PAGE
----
Indoor Air Quality – GOOD or BAD

Air quality is a common topic we all learn in schools. But if we delve deep into the topic, we will find out the different aspects of air pollution that we need to understand. One such concern is indoor air pollution, especially in India. 

We always assume that our outdoor air is worse than the indoor environment, poor due to the presence of vehicles, industries, etc. But the World Health Organisation (WHO,2016) reported a higher number of deaths and diseases due to indoor air pollution.  The number of deaths due to household pollution was reported as 4.3 million in developing countries and 3.7 million due to outdoor pollution (WHO,2012).
Indoor air pollution is a problem of both the urban and the rural areas. In rural areas, people use biomass, wood and fossil fuels for cooking purpose and are thus exposed to smoke and fine dust. The smoke emitted from the fuels constitute of complex chemical compounds that are harmful to health.
Modern interior with indoor plants, monstera, palm trees.
In urban areas, the problem is more complex. The use of different house cleaning agents, deodorants cause accumulation of volatile organic compounds (VOCs) (formaldehyde, benzene etc.) inside the home. Apart from this presence of biological organisms (bacteria, fungi, mold) especially during monsoon is also common. The presence of particulate matter is inevitable in any environment due to cleaning activities at home, the presence of dust on carpets, furnishings, furniture etc. It was also reported that almost 25% of indoor pollution is contributed by outdoor air. Statistics show that in both urban and rural areas, it’s the women and children who are at higher risk from exposure to pollutants.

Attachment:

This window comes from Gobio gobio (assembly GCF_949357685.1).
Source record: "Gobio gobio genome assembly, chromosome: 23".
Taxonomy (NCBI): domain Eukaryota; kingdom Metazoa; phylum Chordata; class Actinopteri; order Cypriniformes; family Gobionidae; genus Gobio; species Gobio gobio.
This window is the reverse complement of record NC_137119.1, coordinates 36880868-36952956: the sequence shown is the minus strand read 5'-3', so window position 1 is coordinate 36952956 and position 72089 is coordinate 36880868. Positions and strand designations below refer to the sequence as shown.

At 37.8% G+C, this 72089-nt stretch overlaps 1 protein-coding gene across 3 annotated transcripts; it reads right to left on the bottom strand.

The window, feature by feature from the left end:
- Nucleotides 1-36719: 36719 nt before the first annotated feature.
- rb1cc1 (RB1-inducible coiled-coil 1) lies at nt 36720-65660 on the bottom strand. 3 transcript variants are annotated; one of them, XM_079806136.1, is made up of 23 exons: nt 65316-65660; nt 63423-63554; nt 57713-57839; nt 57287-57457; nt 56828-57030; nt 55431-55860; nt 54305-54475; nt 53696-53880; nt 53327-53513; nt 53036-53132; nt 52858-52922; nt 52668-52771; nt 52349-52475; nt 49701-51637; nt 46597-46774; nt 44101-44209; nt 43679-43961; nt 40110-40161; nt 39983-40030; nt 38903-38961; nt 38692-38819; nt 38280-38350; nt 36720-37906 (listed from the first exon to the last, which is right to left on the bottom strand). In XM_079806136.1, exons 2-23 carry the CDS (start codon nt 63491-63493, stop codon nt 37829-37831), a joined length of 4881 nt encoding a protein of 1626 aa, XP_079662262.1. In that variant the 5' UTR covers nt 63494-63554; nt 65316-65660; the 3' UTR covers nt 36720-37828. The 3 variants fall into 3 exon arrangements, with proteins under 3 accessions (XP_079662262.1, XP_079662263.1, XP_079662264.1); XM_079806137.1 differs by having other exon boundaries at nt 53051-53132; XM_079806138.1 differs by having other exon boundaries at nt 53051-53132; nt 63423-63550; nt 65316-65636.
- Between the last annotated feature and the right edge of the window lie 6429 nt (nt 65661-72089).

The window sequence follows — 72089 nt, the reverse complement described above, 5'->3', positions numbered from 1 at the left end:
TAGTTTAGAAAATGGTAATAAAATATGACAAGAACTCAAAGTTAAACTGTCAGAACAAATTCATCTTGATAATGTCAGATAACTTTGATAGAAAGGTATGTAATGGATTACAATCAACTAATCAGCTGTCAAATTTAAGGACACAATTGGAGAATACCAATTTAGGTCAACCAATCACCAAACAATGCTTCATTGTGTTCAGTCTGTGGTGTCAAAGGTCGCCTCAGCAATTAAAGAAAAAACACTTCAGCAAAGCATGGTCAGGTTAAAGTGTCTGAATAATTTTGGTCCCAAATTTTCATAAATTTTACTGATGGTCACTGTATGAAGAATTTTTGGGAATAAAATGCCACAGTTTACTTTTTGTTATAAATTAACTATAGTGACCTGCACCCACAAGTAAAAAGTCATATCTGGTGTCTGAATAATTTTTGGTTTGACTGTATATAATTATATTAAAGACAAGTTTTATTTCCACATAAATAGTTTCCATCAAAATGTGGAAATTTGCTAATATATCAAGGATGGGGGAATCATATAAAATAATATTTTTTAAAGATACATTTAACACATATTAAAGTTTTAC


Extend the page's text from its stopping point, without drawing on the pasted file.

While we discussed the indoor air pollution of homes, just imagine the pollution of our enclosed office spaces where thousands of occupants breathe emitting carbon dioxide, or carry dust in their footwear. Or think about our educational institutions most of which do not maintain proper cleanliness. All this deteriorate the indoor air quality. Research shows, poor air quality causes sick building syndrome (symptoms of dizziness, nausea, headache), poor concentration and productivity and leads to absenteeism due to short or long term health effects.

While some amount of pollution is obvious, measures may be taken to reduce them.

  • Placing indoor air quality plants in homes (Aloe Vera, areca palm, snake plant, Gerber daisy etc.)
  • Improving ventilation
  • Maintaining cleanliness
  • Using cleaner cooking fuels
hanging indoor plants, lipstick plant
July 2024